QCan I use doxycycline instead of minocycline to treat CARP?

Rachel Printy,	PA-C

Rachel Printy, PA-C


Medically reviewed on 05.01.2024 by Mark Lebwohl, MD

CARP, or confluent and reticulated papillomatosis, is a hyperpigmented rash usually found on the neck, back, chest, and sometimes upper extremities of adolescents and young adults.

It is frequently mistaken for a fungal infection by the patient and/or nondermatology providers, and the rash can be quite pronounced and distressing to those impacted by it.

In a retrospective chart review between 2009 and 2020 within the Mount Sinai Health System that was published in the JAAD by Kuo et al, medical records of patients identified for CARP were reviewed for demographics, clinical findings, treatments, and treatment response.

One potential risk factor for developing CARP was carrying excess weight, with 31% of patients being overweight and 48% obese. Although the cause of CARP is not quite understood, it was theorized by the authors that it may result from dysbiosis, endocrinologic imbalances, or keratinization disorders.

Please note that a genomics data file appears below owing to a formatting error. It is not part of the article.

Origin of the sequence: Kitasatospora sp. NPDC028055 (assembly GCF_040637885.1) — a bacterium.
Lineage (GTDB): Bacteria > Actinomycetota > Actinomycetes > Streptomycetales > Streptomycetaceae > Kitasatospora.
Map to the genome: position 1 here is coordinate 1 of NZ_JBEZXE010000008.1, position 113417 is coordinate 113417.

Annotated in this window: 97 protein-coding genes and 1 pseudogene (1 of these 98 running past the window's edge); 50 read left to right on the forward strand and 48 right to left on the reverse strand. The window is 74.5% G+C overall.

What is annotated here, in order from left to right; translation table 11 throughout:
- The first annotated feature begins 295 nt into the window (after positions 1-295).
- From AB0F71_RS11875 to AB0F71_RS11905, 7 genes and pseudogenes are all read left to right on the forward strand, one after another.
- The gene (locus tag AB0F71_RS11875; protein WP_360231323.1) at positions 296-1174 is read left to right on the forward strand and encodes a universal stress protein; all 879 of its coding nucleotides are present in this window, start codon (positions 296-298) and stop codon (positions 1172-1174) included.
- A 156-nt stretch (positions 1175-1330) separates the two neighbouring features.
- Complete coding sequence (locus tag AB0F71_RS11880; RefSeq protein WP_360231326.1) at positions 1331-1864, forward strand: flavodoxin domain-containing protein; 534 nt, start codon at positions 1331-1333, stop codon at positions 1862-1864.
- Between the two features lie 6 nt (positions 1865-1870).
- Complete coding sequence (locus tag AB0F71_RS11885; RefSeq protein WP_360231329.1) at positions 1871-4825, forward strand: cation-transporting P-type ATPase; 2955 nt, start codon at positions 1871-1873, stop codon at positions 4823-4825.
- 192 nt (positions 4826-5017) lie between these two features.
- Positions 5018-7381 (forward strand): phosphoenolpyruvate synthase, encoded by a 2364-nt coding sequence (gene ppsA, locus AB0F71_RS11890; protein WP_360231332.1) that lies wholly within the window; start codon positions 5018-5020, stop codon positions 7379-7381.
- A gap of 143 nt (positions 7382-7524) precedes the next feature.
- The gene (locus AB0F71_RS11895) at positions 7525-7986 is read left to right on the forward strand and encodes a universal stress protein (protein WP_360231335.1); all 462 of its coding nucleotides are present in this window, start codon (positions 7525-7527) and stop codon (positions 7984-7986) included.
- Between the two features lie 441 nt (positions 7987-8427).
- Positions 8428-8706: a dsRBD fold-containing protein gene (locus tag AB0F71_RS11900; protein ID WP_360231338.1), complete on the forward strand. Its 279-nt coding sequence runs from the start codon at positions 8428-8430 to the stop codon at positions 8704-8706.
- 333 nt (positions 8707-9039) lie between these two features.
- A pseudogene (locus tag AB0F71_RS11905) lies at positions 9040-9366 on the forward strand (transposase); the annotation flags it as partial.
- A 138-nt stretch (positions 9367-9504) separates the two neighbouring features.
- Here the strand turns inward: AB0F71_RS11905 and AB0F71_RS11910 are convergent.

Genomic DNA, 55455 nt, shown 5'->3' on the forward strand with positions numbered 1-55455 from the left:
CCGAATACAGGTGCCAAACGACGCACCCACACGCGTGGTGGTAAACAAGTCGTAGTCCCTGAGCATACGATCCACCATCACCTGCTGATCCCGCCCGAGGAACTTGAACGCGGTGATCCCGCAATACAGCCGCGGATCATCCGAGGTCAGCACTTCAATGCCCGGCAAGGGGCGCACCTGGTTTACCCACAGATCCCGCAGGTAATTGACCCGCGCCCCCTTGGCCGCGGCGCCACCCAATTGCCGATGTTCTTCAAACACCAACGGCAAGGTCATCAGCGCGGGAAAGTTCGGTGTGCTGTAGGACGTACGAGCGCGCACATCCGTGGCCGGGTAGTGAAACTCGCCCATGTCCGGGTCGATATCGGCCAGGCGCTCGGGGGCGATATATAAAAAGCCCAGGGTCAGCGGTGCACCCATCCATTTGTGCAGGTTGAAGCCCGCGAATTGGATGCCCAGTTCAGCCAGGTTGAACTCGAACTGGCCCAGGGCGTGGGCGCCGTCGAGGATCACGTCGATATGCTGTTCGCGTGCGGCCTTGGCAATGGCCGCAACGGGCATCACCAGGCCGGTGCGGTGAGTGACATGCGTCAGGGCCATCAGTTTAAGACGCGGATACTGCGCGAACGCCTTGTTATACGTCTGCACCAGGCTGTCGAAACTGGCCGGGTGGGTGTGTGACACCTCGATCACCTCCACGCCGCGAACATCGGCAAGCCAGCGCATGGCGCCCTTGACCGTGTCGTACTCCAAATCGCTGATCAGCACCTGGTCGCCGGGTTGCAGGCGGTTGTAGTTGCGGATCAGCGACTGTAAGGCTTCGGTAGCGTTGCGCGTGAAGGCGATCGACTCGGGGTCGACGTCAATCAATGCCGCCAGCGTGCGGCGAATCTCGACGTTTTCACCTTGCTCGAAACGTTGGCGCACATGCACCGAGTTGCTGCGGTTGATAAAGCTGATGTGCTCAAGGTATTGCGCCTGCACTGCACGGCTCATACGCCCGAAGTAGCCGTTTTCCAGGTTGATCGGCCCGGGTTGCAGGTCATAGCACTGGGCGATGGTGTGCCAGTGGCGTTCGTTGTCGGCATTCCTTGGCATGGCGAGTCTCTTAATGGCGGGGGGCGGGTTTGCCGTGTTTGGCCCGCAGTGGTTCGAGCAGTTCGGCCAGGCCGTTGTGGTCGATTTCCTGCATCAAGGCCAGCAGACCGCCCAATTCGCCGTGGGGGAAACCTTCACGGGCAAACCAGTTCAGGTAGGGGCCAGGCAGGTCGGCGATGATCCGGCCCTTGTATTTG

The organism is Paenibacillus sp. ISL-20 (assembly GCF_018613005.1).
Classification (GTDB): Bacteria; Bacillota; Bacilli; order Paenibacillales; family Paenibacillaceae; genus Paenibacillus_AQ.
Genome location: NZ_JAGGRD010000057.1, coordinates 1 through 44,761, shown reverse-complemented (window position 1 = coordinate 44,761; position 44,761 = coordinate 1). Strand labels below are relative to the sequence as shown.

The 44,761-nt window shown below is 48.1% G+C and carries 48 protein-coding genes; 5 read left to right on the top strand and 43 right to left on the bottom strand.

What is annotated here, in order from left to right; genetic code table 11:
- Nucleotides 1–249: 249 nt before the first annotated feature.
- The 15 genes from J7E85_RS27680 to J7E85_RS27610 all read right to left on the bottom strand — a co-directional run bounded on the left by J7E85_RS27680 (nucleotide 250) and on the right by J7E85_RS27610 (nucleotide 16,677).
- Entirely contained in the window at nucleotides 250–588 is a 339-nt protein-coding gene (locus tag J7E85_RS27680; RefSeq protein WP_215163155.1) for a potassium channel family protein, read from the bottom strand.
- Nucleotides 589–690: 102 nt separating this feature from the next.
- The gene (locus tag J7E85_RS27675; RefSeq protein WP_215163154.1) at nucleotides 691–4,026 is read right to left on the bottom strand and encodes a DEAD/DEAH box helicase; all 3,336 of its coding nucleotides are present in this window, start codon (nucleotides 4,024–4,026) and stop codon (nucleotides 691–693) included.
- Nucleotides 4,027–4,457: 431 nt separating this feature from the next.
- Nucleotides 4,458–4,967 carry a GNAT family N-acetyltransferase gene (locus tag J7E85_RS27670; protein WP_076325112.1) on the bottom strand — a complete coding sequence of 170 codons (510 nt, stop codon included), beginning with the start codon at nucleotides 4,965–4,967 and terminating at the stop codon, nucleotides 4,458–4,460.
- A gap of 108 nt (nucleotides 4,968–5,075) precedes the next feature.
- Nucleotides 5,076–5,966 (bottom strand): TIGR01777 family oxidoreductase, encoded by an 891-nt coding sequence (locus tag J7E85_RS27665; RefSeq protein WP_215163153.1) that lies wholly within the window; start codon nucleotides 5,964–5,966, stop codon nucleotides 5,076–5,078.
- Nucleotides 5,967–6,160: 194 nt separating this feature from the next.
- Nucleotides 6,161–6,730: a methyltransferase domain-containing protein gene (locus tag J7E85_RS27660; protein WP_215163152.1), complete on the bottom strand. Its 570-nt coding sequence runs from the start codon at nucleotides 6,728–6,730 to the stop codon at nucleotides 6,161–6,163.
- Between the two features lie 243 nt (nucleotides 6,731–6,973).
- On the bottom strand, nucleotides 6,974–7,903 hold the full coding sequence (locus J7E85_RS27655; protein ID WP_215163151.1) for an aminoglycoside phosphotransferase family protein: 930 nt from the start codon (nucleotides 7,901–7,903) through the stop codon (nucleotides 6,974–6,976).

What I find most interesting from this study was that there was no statistically significant difference in response rates to minocycline monotherapy versus doxycycline monotherapy.

Although prescribed courses of therapy with minocycline tended to be shorter than those with doxycycline (1.7 vs 2.6 months), recurrence rates were lower in those treated with doxycycline vs minocycline (0 vs 36%), with a mean of 13 months to recurrence for those in the minocycline group.

It’s hypothesized that it’s the anti-inflammatory properties of these 2 drugs rather than their antibacterial properties that are responsible for clearance.

It appears that both minocycline and doxycycline are effective monotherapy treatments for CARP. Factors like recurrence rates, accessibility and side effects may cause one drug to be favored one over the other, but both work.


  1. Kuo AM, Kamat S, D’Ovidio TJ, et al. Association of confluent and reticulated papillomatosis with obesity and resolution after treatment with doxycycline: A retrospective cohort study. J Am Acad Dermatol. 2023;89(2):348-350. doi:10.1016/j.jaad.2023.01.050